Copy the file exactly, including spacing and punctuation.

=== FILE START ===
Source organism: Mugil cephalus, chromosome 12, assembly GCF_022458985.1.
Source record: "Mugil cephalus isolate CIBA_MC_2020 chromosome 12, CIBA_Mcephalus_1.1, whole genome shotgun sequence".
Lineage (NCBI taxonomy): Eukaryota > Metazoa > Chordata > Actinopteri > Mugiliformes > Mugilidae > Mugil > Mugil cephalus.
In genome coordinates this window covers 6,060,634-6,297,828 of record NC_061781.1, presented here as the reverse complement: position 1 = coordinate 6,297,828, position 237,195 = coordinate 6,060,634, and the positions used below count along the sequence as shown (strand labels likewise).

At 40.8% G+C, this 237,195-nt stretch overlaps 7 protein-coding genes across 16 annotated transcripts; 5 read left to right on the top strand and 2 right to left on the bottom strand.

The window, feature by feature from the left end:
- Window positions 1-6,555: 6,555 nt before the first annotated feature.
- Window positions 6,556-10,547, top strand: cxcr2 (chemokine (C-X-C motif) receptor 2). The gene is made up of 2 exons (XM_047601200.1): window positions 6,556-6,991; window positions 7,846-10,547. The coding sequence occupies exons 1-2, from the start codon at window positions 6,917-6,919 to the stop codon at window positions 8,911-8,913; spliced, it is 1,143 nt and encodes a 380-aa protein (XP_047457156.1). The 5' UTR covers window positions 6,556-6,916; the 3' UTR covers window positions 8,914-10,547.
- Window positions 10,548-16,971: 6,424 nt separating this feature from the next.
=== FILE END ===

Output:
Source organism: Mugil cephalus, chromosome 12, assembly GCF_022458985.1.
Source record: "Mugil cephalus isolate CIBA_MC_2020 chromosome 12, CIBA_Mcephalus_1.1, whole genome shotgun sequence".
Lineage (NCBI taxonomy): Eukaryota > Metazoa > Chordata > Actinopteri > Mugiliformes > Mugilidae > Mugil > Mugil cephalus.
In genome coordinates this window covers 6,060,634-6,297,828 of record NC_061781.1, presented here as the reverse complement: position 1 = coordinate 6,297,828, position 237,195 = coordinate 6,060,634, and the positions used below count along the sequence as shown (strand labels likewise).

At 40.8% G+C, this 237,195-nt stretch overlaps 7 protein-coding genes across 16 annotated transcripts; 5 read left to right on the top strand and 2 right to left on the bottom strand.

The window, feature by feature from the left end:
- Window positions 1-6,555: 6,555 nt before the first annotated feature.
- Window positions 6,556-10,547, top strand: cxcr2 (chemokine (C-X-C motif) receptor 2). The gene is made up of 2 exons (XM_047601200.1): window positions 6,556-6,991; window positions 7,846-10,547. The coding sequence occupies exons 1-2, from the start codon at window positions 6,917-6,919 to the stop codon at window positions 8,911-8,913; spliced, it is 1,143 nt and encodes a 380-aa protein (XP_047457156.1). The 5' UTR covers window positions 6,556-6,916; the 3' UTR covers window positions 8,914-10,547.
- Window positions 10,548-16,971: 6,424 nt separating this feature from the next.